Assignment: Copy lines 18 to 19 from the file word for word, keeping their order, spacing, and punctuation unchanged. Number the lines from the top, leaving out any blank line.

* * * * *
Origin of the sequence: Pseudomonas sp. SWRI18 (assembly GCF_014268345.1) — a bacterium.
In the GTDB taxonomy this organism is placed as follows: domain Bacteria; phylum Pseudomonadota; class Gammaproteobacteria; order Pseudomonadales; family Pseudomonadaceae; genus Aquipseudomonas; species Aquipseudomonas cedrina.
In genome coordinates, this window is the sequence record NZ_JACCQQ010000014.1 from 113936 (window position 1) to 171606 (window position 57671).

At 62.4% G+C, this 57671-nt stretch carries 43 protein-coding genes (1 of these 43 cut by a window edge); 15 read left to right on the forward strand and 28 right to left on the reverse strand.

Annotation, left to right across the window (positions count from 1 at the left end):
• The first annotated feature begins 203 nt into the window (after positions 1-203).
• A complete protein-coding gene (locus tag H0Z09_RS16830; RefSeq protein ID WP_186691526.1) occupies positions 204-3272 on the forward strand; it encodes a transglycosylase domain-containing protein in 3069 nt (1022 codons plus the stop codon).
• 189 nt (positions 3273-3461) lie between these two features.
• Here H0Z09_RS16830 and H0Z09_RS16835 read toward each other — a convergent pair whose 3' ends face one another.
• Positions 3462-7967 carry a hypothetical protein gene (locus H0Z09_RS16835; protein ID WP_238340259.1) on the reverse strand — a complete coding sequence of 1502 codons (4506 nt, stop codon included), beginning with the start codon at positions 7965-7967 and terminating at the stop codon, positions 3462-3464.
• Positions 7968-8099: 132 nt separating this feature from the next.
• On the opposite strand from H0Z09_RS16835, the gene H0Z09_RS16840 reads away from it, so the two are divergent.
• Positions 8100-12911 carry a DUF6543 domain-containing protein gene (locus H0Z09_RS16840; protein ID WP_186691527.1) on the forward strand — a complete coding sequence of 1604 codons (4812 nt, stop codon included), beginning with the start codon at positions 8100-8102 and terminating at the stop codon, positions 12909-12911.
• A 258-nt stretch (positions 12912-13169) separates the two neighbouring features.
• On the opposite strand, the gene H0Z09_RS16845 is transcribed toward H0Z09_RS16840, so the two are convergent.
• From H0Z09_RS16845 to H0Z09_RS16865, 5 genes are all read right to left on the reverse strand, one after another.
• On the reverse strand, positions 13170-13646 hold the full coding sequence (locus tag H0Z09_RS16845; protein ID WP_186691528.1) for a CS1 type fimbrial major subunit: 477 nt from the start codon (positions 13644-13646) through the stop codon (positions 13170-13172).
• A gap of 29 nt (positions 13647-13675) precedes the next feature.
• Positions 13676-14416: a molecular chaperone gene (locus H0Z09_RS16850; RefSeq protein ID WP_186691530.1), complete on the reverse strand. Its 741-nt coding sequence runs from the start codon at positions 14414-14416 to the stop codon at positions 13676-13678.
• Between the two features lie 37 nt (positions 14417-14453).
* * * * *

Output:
• A gap of 29 nt (positions 13647-13675) precedes the next feature.
• Positions 13676-14416: a molecular chaperone gene (locus H0Z09_RS16850; RefSeq protein ID WP_186691530.1), complete on the reverse strand. Its 741-nt coding sequence runs from the start codon at positions 14414-14416 to the stop codon at positions 13676-13678.